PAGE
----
By MacDonald Dzirutwe
HARARE (Reuters) – Zimbabwe’s main opposition leader, Nelson Chamisa, filed a court challenge on Friday against President Emmerson Mnangagwa’s election victory, halting Mnangagwa’s inauguration that had been due on Sunday.
The first election since Robert Mugabe was forced to resign after a coup in November had been expected to end Zimbabwe’s pariah status and launch an economic recovery but post-election unrest has reminded the country of its violent past.
Chamisa’s lawyer Thabani Mpofu said he had asked the Constitutional Court to nullify the July 30 vote and that his court application meant Mnangagwa’s swearing-in had been halted.
Justice Minister Ziyambi Ziyambi told Reuters Sunday’s inauguration “will no longer happen” until the case is finalised.
“On the basis of the evidence we have placed before the court, we seek in the main relief to the effect that the court should declare the proper winner and the proper winner is my client,” Mpofu told reporters outside.
“In the alternative, we seek that there be another election which complies with the dictates of the law,” Mpofu said. “There is no inauguration that will take place until the matter is determined by the court.”
The constitution requires a losing presidential candidate to file a challenge within seven days of a winner being declared.
The Constitutional Court, which can declare a new winner or order a fresh election, must rule within 14 days of an election petition.
Last month, Mnangagwa secured a comfortable victory, according to results from the Zimbabwe Electoral Commission, polling 2.46 million votes against 2.15 million for the 40-year-old Chamisa. The opposition said the result was rigged.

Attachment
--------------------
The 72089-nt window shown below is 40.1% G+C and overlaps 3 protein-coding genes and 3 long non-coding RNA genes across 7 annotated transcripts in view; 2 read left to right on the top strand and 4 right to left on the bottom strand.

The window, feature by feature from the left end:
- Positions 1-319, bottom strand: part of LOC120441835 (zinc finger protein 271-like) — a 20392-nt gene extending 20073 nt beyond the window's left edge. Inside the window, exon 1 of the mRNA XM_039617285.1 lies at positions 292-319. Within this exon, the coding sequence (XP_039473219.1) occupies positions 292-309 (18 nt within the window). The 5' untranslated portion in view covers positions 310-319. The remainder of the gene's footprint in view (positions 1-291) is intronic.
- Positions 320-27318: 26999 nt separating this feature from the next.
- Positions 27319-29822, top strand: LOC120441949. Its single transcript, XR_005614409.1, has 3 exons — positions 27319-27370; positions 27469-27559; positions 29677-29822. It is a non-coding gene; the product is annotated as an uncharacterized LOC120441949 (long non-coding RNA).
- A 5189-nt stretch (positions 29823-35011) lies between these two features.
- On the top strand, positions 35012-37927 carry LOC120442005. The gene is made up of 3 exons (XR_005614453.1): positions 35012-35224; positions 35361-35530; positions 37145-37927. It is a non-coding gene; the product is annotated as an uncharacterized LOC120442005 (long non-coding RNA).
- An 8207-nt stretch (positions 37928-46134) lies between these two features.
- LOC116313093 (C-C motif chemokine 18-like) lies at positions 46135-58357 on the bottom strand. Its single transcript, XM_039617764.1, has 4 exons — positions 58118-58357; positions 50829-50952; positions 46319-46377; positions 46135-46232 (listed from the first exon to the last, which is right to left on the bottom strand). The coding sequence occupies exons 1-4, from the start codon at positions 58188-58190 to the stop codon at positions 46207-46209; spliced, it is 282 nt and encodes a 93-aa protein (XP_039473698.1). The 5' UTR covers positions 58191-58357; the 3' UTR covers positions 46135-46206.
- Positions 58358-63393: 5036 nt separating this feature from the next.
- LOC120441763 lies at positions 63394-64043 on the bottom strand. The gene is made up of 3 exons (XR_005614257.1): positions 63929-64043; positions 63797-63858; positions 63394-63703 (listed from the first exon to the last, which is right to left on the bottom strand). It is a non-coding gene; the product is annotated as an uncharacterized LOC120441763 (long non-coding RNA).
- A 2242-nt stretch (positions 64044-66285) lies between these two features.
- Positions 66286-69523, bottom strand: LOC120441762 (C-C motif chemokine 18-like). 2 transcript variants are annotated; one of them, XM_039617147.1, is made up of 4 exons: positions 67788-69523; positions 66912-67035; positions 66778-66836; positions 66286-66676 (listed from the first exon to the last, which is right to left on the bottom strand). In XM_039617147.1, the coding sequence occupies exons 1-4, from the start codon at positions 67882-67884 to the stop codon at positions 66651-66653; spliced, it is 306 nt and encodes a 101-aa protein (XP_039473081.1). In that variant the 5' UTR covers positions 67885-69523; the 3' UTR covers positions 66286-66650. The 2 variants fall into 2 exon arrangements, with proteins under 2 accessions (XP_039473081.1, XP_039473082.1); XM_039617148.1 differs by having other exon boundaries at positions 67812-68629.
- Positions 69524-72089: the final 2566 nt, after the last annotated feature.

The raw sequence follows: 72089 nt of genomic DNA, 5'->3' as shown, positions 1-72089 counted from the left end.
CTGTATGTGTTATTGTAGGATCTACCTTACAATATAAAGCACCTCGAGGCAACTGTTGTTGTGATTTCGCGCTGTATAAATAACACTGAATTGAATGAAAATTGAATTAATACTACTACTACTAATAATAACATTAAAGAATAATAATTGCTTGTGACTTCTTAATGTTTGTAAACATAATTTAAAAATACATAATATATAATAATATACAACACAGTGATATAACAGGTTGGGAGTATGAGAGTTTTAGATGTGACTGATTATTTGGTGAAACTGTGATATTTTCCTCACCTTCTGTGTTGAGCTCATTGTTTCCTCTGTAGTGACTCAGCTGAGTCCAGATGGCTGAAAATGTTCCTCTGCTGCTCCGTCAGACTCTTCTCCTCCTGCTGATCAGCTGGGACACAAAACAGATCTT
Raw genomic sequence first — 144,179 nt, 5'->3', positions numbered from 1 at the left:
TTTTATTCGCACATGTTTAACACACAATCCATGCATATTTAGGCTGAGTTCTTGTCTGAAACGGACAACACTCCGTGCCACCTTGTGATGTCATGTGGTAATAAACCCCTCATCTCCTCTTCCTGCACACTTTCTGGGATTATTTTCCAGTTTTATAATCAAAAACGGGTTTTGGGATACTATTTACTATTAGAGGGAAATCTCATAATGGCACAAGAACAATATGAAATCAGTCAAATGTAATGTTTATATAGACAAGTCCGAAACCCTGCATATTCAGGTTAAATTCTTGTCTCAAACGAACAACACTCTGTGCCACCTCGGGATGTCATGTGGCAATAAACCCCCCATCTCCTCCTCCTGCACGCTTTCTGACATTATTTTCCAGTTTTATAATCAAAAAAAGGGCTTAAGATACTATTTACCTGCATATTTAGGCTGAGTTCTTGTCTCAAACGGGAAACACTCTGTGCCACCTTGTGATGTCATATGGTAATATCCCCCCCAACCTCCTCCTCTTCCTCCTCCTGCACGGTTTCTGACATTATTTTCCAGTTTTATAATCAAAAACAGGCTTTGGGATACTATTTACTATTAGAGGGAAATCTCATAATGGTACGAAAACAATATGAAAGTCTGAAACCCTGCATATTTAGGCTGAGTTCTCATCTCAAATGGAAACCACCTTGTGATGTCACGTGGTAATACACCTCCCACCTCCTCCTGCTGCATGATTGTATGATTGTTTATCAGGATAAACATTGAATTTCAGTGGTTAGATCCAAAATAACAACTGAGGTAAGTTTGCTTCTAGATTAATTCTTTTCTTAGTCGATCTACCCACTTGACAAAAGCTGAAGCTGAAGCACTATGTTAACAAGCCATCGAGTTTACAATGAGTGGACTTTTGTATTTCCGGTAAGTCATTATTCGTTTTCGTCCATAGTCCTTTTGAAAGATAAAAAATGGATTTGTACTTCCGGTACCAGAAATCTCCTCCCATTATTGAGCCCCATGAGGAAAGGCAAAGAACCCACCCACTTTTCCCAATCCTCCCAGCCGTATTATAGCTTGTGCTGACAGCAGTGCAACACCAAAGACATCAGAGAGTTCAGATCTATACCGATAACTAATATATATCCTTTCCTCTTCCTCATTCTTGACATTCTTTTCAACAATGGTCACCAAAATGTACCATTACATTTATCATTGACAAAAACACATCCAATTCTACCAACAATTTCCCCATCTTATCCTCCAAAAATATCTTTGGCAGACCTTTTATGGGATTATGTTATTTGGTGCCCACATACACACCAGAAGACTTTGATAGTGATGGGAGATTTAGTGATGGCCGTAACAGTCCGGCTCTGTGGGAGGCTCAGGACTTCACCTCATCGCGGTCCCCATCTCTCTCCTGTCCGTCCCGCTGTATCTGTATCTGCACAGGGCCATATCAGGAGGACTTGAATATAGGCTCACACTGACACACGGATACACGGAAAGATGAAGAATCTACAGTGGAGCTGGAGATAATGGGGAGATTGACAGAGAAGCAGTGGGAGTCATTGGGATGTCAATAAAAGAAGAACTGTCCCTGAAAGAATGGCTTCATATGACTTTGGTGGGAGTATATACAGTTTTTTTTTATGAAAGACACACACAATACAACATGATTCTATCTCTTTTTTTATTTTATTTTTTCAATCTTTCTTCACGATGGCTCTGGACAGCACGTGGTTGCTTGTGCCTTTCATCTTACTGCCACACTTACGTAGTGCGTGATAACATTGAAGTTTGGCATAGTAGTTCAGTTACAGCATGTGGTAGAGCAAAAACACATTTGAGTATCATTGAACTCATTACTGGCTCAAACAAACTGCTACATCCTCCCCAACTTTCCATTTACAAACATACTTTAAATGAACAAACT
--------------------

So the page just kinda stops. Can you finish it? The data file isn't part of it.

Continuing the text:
The election passed off relatively smoothly but its aftermath revealed the deep rifts in Zimbabwean society and the instinctive heavy-handedness of the security forces.
Two days after the vote, six people were killed in an army crackdown on protests against the victory by Mnangagwa’s ruling ZANU-PF party, a reminder that Zimbabwe will struggle to repair its image as a nation known for repression and economic collapse.
The Zimbabwe Human Rights Commission said it was concerned that no one was taking responsibility for the deployment of soldiers that the opposition says were harassing its supporters and ordinary citizens in townships at night.
“This poses an even bigger danger to communities as it appears that the soldiers beating up civilians are not accountable to anyone,” the commission said.
Earlier, opposition leader and former finance minister Tendai Biti appeared in court to challenge his arrest on Thursday on charges of public violence and illegally announcing election results. The case was postponed to next Wednesday.
(Reporting by MacDonald Dzirutwe; Editing by Mark Trevelyan and Alison Williams)